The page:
A few years ago, United Airlines (NASDAQ: UAL) was the poster child for capacity discipline in the airline industry. The carrier deliberately did not try to grow, instead aiming to improve its profit margin by cutting underperforming routes and not attempting risky new routes. Indeed, United reduced its capacity by 1.4% in 2013 and increased its capacity just 0.3% and 1.6% in 2014 and 2015, respectively.
However, under the new leadership team assembled in 2015 and 2016, United Airlines has made growth a priority again. Company President Scott Kirby has been particularly adamant about the need to regain market share in order to attract high-value corporate customers.
So far, much of this growth has been focused on the domestic market. In each of the past three years, United has grown more than twice as fast in the domestic market as it has on international routes. But in recent weeks, it has announced a major international expansion effort, signaling that United's management now sees compelling growth opportunities in international markets.
New planes will support new long-haul routes
During the second half of 2019, United will add four new wide-body planes -- suitable for long-haul routes -- to its fleet: two Boeing (NYSE: BA) 777-300ERs and two 787 Dreamliners. Its long-haul fleet expansion will accelerate in 2020, when the carrier is scheduled to receive 17 more wide-bodies from Boeing: two 777-300ERS and 15 Dreamliners.
United Airlines will significantly expand its wide-body fleet over the next 18 months. Image source: United Airlines.
United Airlines' fleet currently includes 21 older Boeing 767s that were built between 1991 and 1993 and are near retirement age. However, the company plans to extend the lives of many of these planes, enabling it to use most of the new wide-body jets for growth.
Earlier this month, the Department of Transportation confirmed its decision to award United Airlines four more route authorities at Tokyo's Haneda Airport. In late March, United will begin new nonstop routes from Chicago; Los Angeles; Newark, New Jersey; and Washington, D.C. to Haneda. The Chicago and Washington, D.C. routes will replace existing service to Tokyo's less-convenient Narita Airport, but the Los Angeles and Newark routes will represent incremental capacity.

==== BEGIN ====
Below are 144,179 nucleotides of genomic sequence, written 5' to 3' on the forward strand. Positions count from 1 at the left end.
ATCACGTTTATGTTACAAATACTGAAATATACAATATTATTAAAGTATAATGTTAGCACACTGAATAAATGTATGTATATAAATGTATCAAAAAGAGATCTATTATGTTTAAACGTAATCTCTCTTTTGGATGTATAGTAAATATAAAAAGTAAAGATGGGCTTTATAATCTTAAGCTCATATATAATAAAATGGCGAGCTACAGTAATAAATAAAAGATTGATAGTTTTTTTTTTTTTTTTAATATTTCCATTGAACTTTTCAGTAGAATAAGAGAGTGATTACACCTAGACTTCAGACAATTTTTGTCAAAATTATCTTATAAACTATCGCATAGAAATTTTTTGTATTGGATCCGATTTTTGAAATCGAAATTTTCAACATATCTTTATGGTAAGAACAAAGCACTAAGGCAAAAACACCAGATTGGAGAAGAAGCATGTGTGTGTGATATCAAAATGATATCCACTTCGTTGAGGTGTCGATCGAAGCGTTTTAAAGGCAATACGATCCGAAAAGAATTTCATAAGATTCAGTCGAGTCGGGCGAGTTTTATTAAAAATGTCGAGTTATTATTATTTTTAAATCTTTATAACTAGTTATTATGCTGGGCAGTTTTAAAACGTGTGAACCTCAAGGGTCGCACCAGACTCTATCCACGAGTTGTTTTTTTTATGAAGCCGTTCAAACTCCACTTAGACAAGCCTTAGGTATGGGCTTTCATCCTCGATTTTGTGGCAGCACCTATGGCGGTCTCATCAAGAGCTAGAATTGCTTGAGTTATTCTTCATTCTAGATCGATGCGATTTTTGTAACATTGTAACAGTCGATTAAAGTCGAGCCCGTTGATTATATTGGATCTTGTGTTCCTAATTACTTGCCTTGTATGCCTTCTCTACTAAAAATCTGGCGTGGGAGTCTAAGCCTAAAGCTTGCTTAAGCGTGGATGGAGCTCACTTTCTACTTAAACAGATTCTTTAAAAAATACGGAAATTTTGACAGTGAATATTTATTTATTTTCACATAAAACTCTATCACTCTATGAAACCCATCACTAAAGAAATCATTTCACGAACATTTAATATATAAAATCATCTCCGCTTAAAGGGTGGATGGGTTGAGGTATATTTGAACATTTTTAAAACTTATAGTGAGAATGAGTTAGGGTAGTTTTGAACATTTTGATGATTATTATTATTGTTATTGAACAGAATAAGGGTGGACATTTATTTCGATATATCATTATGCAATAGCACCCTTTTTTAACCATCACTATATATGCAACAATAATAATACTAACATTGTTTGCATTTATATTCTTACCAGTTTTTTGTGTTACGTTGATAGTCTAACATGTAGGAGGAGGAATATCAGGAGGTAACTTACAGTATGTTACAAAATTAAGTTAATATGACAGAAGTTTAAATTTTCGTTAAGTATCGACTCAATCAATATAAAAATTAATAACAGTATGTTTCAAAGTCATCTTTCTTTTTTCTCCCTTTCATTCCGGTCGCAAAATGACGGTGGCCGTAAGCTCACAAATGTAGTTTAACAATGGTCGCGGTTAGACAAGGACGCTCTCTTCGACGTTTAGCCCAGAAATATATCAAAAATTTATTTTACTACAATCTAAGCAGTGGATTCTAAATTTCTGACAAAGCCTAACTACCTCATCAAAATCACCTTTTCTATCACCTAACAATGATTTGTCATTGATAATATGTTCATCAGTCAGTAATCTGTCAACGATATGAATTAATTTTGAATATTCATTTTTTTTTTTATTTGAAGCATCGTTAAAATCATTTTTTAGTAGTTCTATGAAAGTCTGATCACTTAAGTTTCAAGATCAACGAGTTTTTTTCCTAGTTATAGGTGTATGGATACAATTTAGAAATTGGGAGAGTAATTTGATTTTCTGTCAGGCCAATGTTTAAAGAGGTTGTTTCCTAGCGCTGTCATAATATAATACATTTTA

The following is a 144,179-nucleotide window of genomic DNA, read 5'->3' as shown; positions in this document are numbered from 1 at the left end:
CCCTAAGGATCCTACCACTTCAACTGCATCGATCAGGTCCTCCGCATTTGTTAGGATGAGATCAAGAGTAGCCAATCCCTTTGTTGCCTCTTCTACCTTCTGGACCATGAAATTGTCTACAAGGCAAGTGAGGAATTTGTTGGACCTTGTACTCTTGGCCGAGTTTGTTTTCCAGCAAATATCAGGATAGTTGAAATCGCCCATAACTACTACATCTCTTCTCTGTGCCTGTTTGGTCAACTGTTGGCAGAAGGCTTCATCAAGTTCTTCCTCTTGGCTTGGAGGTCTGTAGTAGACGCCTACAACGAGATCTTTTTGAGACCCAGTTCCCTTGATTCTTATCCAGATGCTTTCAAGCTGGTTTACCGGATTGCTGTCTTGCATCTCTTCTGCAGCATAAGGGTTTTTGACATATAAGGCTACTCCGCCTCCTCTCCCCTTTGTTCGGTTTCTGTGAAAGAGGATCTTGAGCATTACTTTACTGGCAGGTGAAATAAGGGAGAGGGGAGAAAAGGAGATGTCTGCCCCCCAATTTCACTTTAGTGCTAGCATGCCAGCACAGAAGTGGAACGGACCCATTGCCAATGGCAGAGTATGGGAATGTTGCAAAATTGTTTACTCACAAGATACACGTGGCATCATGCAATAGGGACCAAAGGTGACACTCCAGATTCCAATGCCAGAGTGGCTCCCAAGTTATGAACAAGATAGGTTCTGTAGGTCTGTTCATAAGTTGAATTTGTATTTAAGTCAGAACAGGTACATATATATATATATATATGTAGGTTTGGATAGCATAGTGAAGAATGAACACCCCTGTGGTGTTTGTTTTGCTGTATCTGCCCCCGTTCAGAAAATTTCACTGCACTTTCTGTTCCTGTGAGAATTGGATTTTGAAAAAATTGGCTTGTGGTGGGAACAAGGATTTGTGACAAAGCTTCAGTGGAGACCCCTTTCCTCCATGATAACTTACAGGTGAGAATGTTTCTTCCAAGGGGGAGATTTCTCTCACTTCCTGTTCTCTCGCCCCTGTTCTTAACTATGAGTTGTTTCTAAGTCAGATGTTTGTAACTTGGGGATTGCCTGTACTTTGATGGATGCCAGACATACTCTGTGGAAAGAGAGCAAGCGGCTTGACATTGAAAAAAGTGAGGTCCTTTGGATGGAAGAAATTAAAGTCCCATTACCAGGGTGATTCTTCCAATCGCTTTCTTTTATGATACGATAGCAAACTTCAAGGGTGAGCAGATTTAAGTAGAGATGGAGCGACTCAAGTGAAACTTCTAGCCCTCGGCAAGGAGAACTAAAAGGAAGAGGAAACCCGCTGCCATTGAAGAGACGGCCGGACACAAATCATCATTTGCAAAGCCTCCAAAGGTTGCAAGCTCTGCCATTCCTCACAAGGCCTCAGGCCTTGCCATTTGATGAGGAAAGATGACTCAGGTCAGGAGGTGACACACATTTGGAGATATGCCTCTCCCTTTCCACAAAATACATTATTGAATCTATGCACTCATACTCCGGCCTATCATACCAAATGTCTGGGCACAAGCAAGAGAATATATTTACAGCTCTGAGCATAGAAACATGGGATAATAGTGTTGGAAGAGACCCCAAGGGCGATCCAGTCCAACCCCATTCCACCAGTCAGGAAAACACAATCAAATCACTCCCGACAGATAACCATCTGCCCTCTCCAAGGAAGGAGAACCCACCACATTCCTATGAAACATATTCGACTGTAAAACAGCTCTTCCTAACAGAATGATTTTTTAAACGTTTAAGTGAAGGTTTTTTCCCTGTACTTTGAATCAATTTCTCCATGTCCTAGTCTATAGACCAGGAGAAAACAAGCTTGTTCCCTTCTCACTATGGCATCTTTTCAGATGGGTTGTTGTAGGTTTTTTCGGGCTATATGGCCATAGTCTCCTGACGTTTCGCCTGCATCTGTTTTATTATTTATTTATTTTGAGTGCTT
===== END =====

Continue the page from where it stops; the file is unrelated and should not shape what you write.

Last week, United announced an even more ambitious international expansion. Between March and May of 2020, it will launch new seasonal service from Newark to Nice, France, and Palermo, Italy; year-round service between Chicago and Zurich; and second daily frequencies from Newark to Amsterdam and Frankfurt, Germany. It will also convert its Denver-London route to year-round service this November. Finally, United confirmed the launch of new routes connecting Newark to Cape Town, South Africa, and San Francisco to New Delhi in December.
United is also making cutbacks -- but not many
The list of long-haul routes being dropped by United Airlines is far shorter than the list of new additions. Indeed, in last week's new route announcement, the airline noted that it will bring back all of its 2019 seasonal routes next year -- in many cases, for an extended season.
That said, United has decided to suspend its Chicago-Hong Kong route as of Sept. 8 and its Newark-Buenos Aires route as of Oct. 26. Neither decision is very surprising. Chicago-to-Asia travel demand has deteriorated in recent years, and the ongoing protests in Hong Kong have further sapped demand. Meanwhile, weak economic conditions in Argentina have weighed on the Buenos Aires route. Importantly, United Airlines will continue serving both Hong Kong and Buenos Aires from other hubs.
All of this growth will be expensive
United Airlines spent $2.5 billion on capital expenditures in the first half of 2019, and it has commitments to spend at least $2.2 billion on capex in the second half of the year. Capex will be even higher in 2020, due to the number of pricey Boeing 777s and Boeing 787s arriving next year to support United's growth. As of June 30, the company had $5.9 billion in committed capital expenditures for 2020.
At present, United's annual capex is set to decline gradually after next year. However, the carrier has about 120 wide-body jets that were built in 2002 or earlier -- all 767s or 777s -- and hundreds of narrow-bodies of the same vintage. Most (if not all) of these planes will need to be retired over the next decade.
Thus, United will need to place lots of additional orders with Boeing and Airbus to address its aging fleet. Growth plans would require even more new orders. As a result, capex is likely to remain elevated for the foreseeable future.
United Airlines produced $6.2 billion of operating cash flow in 2018. Even if its underlying profitability improves in the years ahead, the company probably won't generate much free cash flow due to its high capex requirements. As a result, United Airlines doesn't look like a great investment choice right now.
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